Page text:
This is less intensive and briefer than psychoanalysis, and relies on the interpersonal relationship between you and your therapist. It can be used in individual, group and family therapy, and to understand and work with institutions and organisations.


Object relations therapy

The basis of this type of therapy is that the “ego-self”, an aspect of our personality, exists only in relation to other objects, internal or external ones. “The self” exists within the context of relationship, primarily to your parents or caregivers, but also taking home life, art, politics and culture into consideration.

The belief is that humans are social beings. So, contact with others is a basic need and our inner world is a changing dynamic process, made up of fixed and fluid patterns, conscious and unconscious. These dynamics effect how we perceive and experience reality.

Object relations therapists would explore your early childhood relationships and use their experience of how you relate to them in sessions to understand you more. In sessions, you’d have the opportunity to re-experience any loss, intimacy, control, dependency, autonomy and trust issues to help you heal from them.



Sexual and relationship psychotherapy

Sexual and Relationship Psychotherapists are trained to work with individuals, or people together in relationships, who are experiencing difficulties or concerns about any aspect of sexual or gender identity, sexual functioning, intimate or other relational interactions.

These might include longstanding issues relating to how someone has learned about themselves, gender, relationships and sex, which could include the impact of attachment difficulties, trauma or abuse. It might also include addressing specific sexual and relationship concerns relating to confidence about sex, interest or desire for sex, or certain types of sex, compulsive sexual behaviours, and concerns with arousal or orgasm, including erectile or ejaculatory difficulties, difficulties with penetration or pain relating to sex. Any or all of these concerns might be located in the context of relationships in general or a particular relationship, and the training includes an integrated understanding of relationships and how to work with them therapeutically.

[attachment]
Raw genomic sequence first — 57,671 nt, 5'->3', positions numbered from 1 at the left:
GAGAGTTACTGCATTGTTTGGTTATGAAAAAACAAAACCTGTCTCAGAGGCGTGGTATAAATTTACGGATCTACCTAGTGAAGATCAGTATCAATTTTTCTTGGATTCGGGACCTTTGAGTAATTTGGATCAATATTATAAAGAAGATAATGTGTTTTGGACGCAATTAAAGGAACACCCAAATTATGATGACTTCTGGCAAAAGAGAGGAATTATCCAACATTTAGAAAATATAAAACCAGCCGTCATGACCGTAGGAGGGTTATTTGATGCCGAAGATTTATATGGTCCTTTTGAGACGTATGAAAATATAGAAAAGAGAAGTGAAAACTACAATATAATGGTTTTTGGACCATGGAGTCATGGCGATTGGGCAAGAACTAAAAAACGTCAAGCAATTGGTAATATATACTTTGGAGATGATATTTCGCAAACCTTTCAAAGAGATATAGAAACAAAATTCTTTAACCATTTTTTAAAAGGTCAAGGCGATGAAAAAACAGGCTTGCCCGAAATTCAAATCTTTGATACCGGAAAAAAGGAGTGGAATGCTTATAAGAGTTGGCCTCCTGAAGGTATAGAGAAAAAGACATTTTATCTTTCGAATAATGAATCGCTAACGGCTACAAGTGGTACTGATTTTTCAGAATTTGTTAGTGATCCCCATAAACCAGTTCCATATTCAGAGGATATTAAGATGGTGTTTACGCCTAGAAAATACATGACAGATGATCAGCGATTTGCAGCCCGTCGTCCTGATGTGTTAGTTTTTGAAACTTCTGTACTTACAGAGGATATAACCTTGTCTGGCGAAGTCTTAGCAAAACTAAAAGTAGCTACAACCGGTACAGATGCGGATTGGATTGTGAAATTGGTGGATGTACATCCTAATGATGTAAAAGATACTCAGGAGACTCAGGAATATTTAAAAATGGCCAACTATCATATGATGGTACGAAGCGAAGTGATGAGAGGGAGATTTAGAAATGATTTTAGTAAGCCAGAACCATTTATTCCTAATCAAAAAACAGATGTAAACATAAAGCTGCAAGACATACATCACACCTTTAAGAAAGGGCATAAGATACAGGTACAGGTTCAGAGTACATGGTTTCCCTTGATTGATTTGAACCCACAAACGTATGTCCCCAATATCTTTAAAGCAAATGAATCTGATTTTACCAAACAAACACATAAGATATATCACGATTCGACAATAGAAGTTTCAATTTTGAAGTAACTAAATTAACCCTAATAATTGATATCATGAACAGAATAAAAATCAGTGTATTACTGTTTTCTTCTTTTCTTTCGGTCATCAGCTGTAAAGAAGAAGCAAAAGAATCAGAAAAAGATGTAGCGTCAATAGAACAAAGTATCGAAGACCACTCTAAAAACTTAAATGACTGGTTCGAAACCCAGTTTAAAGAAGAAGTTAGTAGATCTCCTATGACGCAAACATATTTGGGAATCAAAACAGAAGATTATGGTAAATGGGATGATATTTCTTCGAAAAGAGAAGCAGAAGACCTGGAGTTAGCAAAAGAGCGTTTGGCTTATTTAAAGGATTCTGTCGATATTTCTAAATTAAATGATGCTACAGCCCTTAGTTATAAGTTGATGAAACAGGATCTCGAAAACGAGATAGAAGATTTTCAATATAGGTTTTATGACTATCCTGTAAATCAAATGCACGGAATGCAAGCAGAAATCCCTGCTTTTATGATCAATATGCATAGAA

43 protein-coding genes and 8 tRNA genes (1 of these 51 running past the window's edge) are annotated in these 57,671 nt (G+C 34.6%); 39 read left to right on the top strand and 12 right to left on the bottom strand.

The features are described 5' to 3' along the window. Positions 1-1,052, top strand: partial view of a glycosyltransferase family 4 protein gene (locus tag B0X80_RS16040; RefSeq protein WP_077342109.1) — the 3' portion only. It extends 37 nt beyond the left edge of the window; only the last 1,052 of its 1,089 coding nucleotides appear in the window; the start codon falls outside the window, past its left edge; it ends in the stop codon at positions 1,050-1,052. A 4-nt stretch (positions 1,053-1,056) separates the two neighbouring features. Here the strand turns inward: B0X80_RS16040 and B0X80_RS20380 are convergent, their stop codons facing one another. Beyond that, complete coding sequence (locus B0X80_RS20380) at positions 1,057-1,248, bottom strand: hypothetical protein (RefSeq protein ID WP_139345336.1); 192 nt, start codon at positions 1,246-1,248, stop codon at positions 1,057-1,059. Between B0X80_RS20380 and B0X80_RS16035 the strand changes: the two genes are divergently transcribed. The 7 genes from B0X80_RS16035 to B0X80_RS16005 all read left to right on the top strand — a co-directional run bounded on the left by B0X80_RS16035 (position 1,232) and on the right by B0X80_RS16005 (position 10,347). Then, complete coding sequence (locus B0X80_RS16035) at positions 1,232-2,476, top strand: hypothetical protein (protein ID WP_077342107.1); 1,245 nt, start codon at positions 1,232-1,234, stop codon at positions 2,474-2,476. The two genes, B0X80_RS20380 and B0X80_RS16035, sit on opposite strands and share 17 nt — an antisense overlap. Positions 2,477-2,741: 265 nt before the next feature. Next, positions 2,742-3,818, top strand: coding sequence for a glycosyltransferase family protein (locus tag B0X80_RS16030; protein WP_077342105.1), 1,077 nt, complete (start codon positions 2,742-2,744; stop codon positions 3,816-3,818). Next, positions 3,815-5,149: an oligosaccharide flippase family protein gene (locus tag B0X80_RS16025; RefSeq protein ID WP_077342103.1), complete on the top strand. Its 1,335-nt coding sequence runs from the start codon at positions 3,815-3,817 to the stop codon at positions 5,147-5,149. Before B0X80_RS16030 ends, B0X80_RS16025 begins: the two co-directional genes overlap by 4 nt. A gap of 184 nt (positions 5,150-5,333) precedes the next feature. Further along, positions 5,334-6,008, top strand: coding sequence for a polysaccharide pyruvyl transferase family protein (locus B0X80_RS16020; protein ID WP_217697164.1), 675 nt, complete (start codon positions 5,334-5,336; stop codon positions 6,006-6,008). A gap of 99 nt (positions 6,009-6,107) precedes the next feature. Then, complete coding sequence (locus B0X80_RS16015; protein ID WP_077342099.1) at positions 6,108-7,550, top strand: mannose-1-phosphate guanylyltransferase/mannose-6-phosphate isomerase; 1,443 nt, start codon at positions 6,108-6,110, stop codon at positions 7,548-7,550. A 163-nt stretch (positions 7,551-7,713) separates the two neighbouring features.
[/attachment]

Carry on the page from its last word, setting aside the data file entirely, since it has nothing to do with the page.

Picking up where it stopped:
Sexual and gender health requires a positive and respectful approach to identity, sexuality and sexual relationships, as well as the possibility of having pleasurable and safe sexual experiences and intimate relationships free of coercion, discrimination and violence.

There is a reciprocity in psychosexual therapy: challenges in sexual and gender areas of our lives can have effects on our psychological abilities to begin or sustain relationships; or psychological challenges can create conditions leading to problems appearing or being maintained in sexual lives.

Sexual and relationship therapists are trained to work in an integrated way, drawing on a range of psychotherapeutic models including, but not limited to, attachment-based, cognitive behavioural therapy, EMDR, person centred, psychodynamic or systemic. Training also includes knowledge and integration of the psychological impact of physiological factors and the medical investigations and treatments that may be also be available for these.

To find out more, please visit the UKCP College for Sexual and Relationship Psychotherapy